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Sheath-Tailed Bats Sac-Winged Bats and Ghost Bats: Emballonuridae

Physical Characteristics

Emballonurids (bats in the family Emballonuridae) are small to medium in size. Their head and body length is about 1.4 to 6.3 inches (36 to 160 millimeters). They can weigh from 0.1 to 3.5 ounces (3 to 100 grams), about the weight of a first-class letter. These bats have thirty to thirty-four teeth.

For the most part, emballonurids are brown or gray in color, but this family also includes the whitish ghost bats in the genus Diclidurus, and bats with a pair of white stripes down their back in the genus Saccopteryx. Emballonurids have a smooth face and lips with relatively large eyes. Their ears are usually round and cup-shaped, often joined by a band of skin across the forehead. The ears have a tragus (TRAY-gus), a flap that projects from the inner ear. Researchers theorize the tragus plays some role in echolocation (eck-oh-loh-KAY-shun), the process of sending out high-pitched sounds and identifying objects by interpreting the sound when it bounces back.

Some emballonurids are also known as sheath-tailed bats because of their tail. They have a short tail that juts out from the membrane (double layer of thin skin) between their legs, and when their legs are stretched out their tail appears to be sheathed in the membrane. Another name for some emballonurids is sac-winged bats, referring to the glandular sacs in their wing membranes. Glandular sacs produce and release substances for use in the body. In this case they contain a liquid with a strong odor. In the sac-winged bats these sacs are more pronounced in males. The position and size of these sacs differs depending upon the species.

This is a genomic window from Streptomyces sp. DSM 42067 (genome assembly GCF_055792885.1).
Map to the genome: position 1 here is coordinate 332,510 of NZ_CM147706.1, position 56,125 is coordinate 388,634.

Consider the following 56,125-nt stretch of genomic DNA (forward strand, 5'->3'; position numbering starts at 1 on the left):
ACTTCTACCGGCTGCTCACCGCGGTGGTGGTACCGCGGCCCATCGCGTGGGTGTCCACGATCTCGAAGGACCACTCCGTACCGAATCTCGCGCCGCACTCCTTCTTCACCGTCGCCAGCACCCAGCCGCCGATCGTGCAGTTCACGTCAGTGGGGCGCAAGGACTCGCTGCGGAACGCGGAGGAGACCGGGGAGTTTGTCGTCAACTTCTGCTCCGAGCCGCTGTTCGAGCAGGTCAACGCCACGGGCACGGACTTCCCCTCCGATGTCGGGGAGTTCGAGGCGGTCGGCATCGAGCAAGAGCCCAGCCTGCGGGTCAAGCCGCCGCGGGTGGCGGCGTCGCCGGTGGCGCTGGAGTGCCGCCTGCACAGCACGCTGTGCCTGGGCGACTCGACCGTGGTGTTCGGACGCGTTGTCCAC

Additional topics

Animal Life ResourceMammalsSheath-Tailed Bats Sac-Winged Bats and Ghost Bats: Emballonuridae - Physical Characteristics, Behavior And Reproduction, Greater Sac-winged Bat (saccopteryx Bilineata): Species Accounts - GEOGRAPHIC RANGE, HABITAT, DIET, EMBALLONURIDS AND PEOPLE, THE FIRS